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       /etc/raidtab  is  the  default  configuration file for the
       raid tools (raidstart and company). It  defines  how  RAID
       devices are configured on a system.


       /etc/raidtab has multiple sections, one for each md device
       which is being configured. Each section  begins  with  the
       raiddev keyword.  The order of items in the file is impor­
       tant. Later raiddev entries can use  earlier  ones  (which
       allows  RAID-10,  for example), and the parsing code isn't
       overly bright, so be sure to follow the ordering  in  this
       man page for best results.

       Here's a sample md configuration file:

       # sample raiddev configuration file
       # 'old' RAID0 array created with mdtools.
       raiddev /dev/md0
           raid-level              0
           nr-raid-disks           2
           persistent-superblock   0
           chunk-size              8

           device                  /dev/hda1
           raid-disk               0
           device                  /dev/hdb1
           raid-disk               1

       raiddev /dev/md1
           raid-level              5
           nr-raid-disks           3
           nr-spare-disks          1
           persistent-superblock   1
           parity-algorithm        left-symmetric

           device                  /dev/sda1
           raid-disk               0
           device                  /dev/sdb1
           raid-disk               1
           device                  /dev/sdc1
           raid-disk               2
           device                  /dev/sdd1
           spare-disk              0

       Here  is  more  information on the directives which are in
       raid configuration files; the options are listen  in  this
       file  in  the  same order they should appear in the actual
       configuration file.

       nr-spare-disks count
              Number  of spare devices in the array; there should
              be count spare-disk  entries  later  in  the  file.
              Spare  disks may only be used with RAID4 and RAID5,
              and allow the kernel  to  automatically  build  new
              RAID  disks  as  needed.  It  is  also  possible to
              add/remove  spares  runtime  via   raidhotadd/raid­
              hotremove,   care   has   to   be  taken  that  the
              /etc/raidtab  configuration  exactly  follows   the
              actual   configuration   of   the  array.  (raidho­
              tadd/raidhotremove does not change  the  configura­
              tion file)

       persistent-superblock 0/1
              newly  created  RAID arrays should use a persistent
              superblock. A persistent superblock is a small disk
              area allocated at the end of each RAID device, this
              helps the kernel to safely detect RAID devices even
              if  disks have been moved between SCSI controllers.
              It can be used for RAID0/LINEAR arrays too, to pro­
              tect  against  accidental  disk mixups. (the kernel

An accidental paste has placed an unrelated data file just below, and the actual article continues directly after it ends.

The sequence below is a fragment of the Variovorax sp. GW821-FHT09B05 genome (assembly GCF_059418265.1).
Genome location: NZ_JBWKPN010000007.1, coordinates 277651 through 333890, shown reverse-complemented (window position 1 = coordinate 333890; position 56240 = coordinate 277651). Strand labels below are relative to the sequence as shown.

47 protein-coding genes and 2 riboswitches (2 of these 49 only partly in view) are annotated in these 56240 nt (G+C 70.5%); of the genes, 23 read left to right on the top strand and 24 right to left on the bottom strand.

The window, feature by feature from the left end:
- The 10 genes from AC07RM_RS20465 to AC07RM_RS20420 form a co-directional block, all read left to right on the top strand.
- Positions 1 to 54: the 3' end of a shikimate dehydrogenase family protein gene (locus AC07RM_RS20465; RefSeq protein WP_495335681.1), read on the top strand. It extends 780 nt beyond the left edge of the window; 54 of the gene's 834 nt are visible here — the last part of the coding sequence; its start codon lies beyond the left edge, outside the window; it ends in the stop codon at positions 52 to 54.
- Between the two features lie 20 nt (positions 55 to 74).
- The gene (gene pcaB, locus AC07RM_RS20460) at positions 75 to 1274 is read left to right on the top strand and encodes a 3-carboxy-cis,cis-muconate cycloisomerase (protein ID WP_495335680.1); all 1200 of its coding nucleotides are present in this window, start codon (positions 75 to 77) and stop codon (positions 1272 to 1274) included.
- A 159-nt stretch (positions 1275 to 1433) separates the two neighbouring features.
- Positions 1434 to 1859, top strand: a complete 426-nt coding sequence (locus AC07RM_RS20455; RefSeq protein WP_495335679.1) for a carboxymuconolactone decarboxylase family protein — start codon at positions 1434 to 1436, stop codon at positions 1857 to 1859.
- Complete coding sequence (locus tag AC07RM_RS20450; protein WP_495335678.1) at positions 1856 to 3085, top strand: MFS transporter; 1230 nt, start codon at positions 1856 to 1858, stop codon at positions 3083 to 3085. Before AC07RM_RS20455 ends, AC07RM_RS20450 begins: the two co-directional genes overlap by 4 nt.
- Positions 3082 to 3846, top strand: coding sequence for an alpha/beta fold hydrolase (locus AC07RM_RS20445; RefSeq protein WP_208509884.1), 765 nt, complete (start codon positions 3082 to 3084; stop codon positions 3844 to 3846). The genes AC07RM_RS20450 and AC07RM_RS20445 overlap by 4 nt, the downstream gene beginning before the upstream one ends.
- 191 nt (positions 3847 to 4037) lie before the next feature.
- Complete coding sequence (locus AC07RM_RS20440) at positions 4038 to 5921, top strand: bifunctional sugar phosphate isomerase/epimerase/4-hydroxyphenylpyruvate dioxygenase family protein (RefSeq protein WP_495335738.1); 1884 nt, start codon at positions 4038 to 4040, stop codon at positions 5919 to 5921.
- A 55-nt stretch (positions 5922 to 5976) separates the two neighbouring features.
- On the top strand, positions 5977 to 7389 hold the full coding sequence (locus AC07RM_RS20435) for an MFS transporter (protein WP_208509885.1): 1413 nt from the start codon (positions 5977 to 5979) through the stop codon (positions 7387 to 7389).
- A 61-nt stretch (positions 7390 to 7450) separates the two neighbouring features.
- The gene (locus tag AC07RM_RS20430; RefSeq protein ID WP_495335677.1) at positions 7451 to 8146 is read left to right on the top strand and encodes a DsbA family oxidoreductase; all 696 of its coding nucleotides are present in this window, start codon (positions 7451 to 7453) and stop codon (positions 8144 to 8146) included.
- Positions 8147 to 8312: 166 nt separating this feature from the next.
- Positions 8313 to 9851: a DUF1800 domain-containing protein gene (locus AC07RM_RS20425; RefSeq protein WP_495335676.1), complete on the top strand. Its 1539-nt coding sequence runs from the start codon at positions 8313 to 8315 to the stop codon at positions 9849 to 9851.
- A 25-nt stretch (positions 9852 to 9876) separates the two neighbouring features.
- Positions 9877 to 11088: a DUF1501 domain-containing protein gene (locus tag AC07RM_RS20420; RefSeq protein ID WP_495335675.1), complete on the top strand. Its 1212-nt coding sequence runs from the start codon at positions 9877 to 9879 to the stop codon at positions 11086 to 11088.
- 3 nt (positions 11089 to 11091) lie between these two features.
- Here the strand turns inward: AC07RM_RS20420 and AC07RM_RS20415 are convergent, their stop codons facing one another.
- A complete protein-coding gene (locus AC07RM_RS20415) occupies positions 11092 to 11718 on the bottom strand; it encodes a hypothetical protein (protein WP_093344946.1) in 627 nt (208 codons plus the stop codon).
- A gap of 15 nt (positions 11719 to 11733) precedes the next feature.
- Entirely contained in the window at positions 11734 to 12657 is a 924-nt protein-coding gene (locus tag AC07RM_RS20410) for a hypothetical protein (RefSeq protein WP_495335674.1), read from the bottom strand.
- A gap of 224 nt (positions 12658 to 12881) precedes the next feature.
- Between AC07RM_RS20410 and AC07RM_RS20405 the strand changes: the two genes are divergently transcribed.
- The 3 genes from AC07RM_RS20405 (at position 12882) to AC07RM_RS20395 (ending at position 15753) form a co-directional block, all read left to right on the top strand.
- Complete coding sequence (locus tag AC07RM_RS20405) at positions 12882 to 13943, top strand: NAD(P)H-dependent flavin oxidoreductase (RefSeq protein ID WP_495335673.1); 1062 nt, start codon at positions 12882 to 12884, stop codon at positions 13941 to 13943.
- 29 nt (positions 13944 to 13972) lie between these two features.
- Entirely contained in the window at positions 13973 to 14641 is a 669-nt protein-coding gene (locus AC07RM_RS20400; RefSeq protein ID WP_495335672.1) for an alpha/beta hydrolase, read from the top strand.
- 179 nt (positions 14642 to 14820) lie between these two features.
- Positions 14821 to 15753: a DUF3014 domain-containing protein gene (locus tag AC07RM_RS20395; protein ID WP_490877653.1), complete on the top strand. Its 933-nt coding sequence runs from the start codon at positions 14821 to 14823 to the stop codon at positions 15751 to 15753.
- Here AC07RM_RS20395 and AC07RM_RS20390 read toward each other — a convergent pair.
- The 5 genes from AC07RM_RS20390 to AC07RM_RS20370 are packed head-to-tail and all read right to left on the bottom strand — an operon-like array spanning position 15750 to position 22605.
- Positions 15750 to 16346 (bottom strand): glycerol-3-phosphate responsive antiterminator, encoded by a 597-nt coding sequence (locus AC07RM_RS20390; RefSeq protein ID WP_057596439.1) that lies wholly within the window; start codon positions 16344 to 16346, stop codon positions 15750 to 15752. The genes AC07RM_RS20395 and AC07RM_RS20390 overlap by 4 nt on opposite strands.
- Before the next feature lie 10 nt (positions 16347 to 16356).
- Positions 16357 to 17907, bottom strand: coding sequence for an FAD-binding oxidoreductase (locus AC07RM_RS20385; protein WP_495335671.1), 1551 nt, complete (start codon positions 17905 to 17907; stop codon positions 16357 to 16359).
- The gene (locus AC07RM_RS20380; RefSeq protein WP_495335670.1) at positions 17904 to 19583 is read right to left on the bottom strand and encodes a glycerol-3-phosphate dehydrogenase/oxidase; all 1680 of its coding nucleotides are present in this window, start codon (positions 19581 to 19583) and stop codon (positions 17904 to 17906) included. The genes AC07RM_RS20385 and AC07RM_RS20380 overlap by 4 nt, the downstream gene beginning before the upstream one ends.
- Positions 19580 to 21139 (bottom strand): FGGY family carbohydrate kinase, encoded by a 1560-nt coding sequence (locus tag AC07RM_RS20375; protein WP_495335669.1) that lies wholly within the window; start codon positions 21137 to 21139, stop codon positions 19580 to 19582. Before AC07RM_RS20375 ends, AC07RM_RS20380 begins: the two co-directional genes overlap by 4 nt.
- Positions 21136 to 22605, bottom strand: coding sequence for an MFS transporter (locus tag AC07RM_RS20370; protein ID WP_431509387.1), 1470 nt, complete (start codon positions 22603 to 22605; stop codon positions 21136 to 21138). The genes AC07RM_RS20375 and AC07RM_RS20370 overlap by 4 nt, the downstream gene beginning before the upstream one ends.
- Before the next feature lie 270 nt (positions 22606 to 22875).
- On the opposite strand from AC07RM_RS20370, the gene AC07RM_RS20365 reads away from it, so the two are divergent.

will either correctly reorder disks, or will refuse
              to  start  up an array if something has happened to
              any member disk. Of course for the 'fail-safe' RAID
              variants  (RAID1/RAID5) spares are activated if any
              disk fails.)

              Every   member    disk/partition/device    has    a
              superblock, which carries all information necessary
              to start up the whole array. (for autodetection  to
              work  all  the  'member'  RAID partitions should be
              marked type 0xfd via fdisk) The superblock  is  not
              visible  in  the  final  RAID  array  and cannot be
              destroyed accidentally  through  usage  of  the  md
              device  files,  all  RAID data content is available
              for filesystem use.

       parity-algorithm which
              The parity-algorithm to use with RAID5. It must  be
              one of left-asymmetric, right-asymmetric, left-sym­
              metric, or right-symmetric. left-symmetric  is  the
              one  that  offers  maximum  performance  on typical
              disks with rotating platters.

       chunk-size size
              Sets the stripe size to size kilobytes. Has to be a
              power  of  2  and has a compilation-time maximum of
              4M. (MAX_CHUNK_SIZE in the kernel  driver)  typical
              space spent on RAID5 checksum blocks)

       raid-disk index
              The  most  recently  defined  device is inserted at
              position index in the raid array.

       spare-disk index
              The most recently defined  device  is  inserted  at
              position index in the spare disk array.

       parity-disk index
              The  most  recently  defined device is moved to the
              end of the raid array, which forces it to  be  used
              for parity.

       failed-disk index
              The  most  recently  defined  device is inserted at
              position index  in  the  raid  array  as  a  failed
              device.  This  allows  you  to  create  raid  1/4/5
              devices in degraded mode - useful for installation.
              Don't use the smallest device in an array for this,
              put this after the raid-disk definitions!


       The raidtools are derived from the md-tools and  raidtools
       packages,  which  were originally written by Marc Zyngier,
       Miguel de Icaza, Gadi Oxman, Bradley Ward Allen, and  Ingo


       raidstart(8), raid0run(8), mkraid(8), raidstop(8)


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